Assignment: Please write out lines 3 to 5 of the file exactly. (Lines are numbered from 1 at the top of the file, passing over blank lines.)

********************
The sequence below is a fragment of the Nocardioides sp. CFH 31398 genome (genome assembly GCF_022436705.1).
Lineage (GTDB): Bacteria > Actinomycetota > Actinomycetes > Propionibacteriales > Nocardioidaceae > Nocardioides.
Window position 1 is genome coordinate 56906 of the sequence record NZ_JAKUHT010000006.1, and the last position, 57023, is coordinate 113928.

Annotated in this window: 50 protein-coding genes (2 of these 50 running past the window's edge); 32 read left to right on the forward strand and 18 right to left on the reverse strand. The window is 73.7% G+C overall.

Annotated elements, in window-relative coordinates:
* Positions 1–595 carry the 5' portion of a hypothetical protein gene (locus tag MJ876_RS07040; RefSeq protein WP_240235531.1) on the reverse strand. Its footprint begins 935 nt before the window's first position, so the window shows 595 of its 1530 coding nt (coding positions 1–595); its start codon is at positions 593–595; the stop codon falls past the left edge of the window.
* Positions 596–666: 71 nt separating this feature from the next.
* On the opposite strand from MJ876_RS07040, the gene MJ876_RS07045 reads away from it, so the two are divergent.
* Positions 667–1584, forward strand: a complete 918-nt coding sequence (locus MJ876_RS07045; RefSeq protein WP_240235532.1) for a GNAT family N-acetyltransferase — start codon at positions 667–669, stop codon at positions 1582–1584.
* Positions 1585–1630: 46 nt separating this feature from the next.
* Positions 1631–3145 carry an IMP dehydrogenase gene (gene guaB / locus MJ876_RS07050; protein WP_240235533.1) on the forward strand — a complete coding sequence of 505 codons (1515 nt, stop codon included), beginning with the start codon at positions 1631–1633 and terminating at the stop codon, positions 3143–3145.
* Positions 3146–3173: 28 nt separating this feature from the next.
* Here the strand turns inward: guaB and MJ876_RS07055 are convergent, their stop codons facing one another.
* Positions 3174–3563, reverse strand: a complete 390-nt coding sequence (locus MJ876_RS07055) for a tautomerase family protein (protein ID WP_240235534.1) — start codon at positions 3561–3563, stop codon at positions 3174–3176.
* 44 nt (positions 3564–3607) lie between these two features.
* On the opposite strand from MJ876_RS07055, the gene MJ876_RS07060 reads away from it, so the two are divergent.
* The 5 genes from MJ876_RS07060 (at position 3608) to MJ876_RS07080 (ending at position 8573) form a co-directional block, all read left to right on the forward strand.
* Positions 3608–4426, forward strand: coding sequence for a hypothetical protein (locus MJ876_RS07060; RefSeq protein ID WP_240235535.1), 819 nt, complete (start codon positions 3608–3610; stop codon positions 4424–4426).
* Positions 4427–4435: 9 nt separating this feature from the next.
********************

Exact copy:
Window position 1 is genome coordinate 56906 of the sequence record NZ_JAKUHT010000006.1, and the last position, 57023, is coordinate 113928.

Annotated in this window: 50 protein-coding genes (2 of these 50 running past the window's edge); 32 read left to right on the forward strand and 18 right to left on the reverse strand. The window is 73.7% G+C overall.

Annotated elements, in window-relative coordinates: